By Bill Citara
By Laine Doss
By Laine Doss
By Carina Ost
By Valeria Nekhim
By Hannah Sentenac
By Carina Ost
By Carla Torres
Red tide. Rampant E.coli. Mad cow disease. When it comes to the food chain, what other organisms do we humans have to worry might kill us?
Aliens, apparently. That is, if you take your social satire seriously.
Author Michel Faber does. In his new novel, Under the Skin, he treats the subject of who eats what -- or more to the point, who eats whom -- with terrifying sincerity. At the end of the book, which is neither science fiction nor magic realism but rather intelligently written, neopolitical literature along the lines of Animal Farm, we are left with deepening empathy for both the unlikely protagonist Isserley and the animals we breed and eat.
That's right, empathy. Not sympathy. Because Faber skillfully writes us so-called human beings into the story as delicacies to be captured and fattened for an alien society, we wind up identifying with rather than just feeling sorry for the cattle and poultry we raise for our own consumption.
Of course it is not quite clear at the beginning that Isserley is an alien, sent to modern-day Scotland to hunt hitchhikers. She is never referred to as such; indeed she and others of her race call one another human beings. In her language, of which we learn only a few well-chosen words, earthlings are called vodsels, and the luxury items wrought from our flesh are voddissin. Replace vodsel with cow, and voddissin with filet mignon, and you begin to see where Faber is headed.
Nor do we ever discover where Isserley comes from, as only vague references to "home" are made throughout the story, and obvious science-fiction angles (descriptions of strange weaponry, exhibition of spaceships, et cetera) are deliberately kept to a minimum. Only her appearance, slowly revealed layer by layer, clues us in at first to the fact that Isserley is not all she seems.
In the beginning we are misled to believe that Isserley is a sexual predator, cruising the A9 roadway in a creaky red Toyota that we are informed a little bit later has "customized bits." Those bits, we wrongly assume, are for the purpose of something akin to serial date rape, or just plain kidnap and rape. "She could have some magnificent brute sitting in her car, right next to her, knowing for sure that he was coming home with her, and she could already be thinking ahead to the next one. Even while she was admiring him, following the curves of his brawny shoulders or the swell of his chest under his T-shirt, savoring the thought of how superb he'd be once he was naked, she would keep an eye on the roadside, just in case an even better prospect was beckoning to her out there."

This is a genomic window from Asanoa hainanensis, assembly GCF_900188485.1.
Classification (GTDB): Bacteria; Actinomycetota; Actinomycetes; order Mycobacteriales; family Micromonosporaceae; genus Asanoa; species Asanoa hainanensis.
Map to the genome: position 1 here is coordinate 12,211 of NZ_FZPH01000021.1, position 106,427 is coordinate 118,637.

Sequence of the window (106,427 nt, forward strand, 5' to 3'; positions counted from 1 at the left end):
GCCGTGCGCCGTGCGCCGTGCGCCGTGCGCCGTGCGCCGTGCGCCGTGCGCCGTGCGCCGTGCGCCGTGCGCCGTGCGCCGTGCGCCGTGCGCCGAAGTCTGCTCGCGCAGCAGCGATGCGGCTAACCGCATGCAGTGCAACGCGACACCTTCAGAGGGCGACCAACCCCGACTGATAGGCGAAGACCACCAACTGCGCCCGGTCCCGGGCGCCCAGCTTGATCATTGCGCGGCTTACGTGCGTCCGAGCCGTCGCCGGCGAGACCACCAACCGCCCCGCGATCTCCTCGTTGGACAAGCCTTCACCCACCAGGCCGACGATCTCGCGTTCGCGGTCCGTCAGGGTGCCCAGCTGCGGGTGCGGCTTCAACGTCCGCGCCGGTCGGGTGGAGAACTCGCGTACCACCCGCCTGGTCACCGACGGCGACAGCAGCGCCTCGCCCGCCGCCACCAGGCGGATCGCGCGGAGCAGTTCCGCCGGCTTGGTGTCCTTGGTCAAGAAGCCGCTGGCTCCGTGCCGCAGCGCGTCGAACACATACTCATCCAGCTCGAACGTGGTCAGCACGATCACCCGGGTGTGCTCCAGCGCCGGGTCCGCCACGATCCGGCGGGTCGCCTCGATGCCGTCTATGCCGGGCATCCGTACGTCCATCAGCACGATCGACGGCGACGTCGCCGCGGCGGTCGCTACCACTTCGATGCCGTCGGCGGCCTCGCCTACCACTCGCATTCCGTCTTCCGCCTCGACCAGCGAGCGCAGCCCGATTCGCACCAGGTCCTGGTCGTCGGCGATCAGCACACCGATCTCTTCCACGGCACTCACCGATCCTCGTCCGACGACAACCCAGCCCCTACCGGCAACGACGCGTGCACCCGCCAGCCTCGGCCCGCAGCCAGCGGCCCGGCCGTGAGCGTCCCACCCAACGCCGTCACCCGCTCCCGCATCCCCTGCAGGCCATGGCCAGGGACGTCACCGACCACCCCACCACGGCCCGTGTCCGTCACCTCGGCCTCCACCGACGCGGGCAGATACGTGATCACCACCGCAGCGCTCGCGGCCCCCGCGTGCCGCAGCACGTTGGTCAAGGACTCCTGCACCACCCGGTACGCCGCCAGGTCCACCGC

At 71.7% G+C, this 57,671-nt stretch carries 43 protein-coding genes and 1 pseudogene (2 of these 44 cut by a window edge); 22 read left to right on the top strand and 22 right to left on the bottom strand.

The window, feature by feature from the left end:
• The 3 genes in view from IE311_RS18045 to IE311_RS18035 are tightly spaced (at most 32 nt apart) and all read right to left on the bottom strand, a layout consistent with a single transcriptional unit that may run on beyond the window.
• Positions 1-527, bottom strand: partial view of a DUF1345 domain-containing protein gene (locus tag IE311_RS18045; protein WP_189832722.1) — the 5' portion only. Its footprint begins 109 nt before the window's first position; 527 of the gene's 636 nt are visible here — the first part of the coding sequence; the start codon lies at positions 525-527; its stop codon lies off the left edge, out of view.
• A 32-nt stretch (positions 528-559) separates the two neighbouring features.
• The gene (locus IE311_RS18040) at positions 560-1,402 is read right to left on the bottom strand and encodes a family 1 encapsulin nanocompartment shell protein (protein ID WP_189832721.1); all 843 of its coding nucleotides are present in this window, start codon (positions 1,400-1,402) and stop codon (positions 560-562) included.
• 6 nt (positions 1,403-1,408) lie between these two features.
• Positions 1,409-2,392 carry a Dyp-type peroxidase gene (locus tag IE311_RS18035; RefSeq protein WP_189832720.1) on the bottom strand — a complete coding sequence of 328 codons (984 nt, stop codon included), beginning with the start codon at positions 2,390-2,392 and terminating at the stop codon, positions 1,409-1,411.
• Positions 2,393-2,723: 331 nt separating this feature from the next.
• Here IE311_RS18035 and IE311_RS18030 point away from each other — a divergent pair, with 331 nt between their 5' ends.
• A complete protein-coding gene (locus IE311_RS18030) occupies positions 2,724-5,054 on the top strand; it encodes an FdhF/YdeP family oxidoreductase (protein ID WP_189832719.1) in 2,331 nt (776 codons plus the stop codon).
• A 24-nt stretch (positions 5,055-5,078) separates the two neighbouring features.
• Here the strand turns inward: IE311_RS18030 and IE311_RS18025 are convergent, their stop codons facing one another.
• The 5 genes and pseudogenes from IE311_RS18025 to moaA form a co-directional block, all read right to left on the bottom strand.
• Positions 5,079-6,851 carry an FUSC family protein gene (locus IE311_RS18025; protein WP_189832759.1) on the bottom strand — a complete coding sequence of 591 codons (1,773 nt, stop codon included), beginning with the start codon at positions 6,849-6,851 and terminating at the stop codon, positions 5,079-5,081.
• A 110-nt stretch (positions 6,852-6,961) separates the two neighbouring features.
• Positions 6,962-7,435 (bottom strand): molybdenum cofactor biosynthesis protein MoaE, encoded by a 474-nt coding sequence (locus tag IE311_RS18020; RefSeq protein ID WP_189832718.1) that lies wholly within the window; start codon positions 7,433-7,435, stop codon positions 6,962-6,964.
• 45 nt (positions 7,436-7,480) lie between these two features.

Faber continues with the doublespeak for a while by allowing Isserley to pick up her first hitcher, whereupon she speculates that "the bulge in his jeans was promising, although most of it was probably testicles." She also "must avoid the humiliation of committing herself, of allowing herself to believe he would be coming with her, and then finding out he had a wife or a girlfriend waiting." The author even indulges in a bit of wordplay that we only understand on the second reading: "Isserley wondered, oh how she wondered, what she looked like to him, in his alien innocence. Did he notice the trouble she had gone to for him? She straightened her back against the seat, pushing her chest out. The hitcher noticed all right."
At this shift in point of view, from Isserley to the hitcher, we first become aware that something about Isserley's appearance is not quite right. Abnormally large-breasted, Isserley is described by the hitcher as incredibly short, with "long skinny arms with big knobbly elbows.... Knobbly wrists too, and big hands.... They were odd, actually, those hands. Bigger than you think they'd be, to look at the rest of her, but narrow too, like ... chicken feet."
Other hitchers continue to describe Isserley from their perspectives, through which we learn that her eyes are owl-round; her hair is fluffy and mouse-brown; her nose appears surgically rendered. And in fact her parts have been constructed by surgeons, who have transformed Isserley from her native state into something resembling an earthling -- quite a feat given that Isserley's natural body habitus is four-legged, fur-covered, and prehensile-tailed, and she has a snout rather than a nose and mouth. We receive the most concise description when Amlis, a colleague who would be the equivalent of a vegan in our society, questions Isserley about a herd of sheep. "“Have you ever tried using them for meat?' he asks.
"Isserley was dumbfounded. “Are you serious?'
"“How do I know what you people have got up to?'
"Isserley blinked repeatedly, fumbling for something to say. How could he even think of such a thing?
"“They're ... they're on all fours, Amlis, can't you see that? They've got fur -- tails -- facial features not that different from ours....'
"“Listen,' he began testily, “if you're going to eat the flesh of a living creature....'"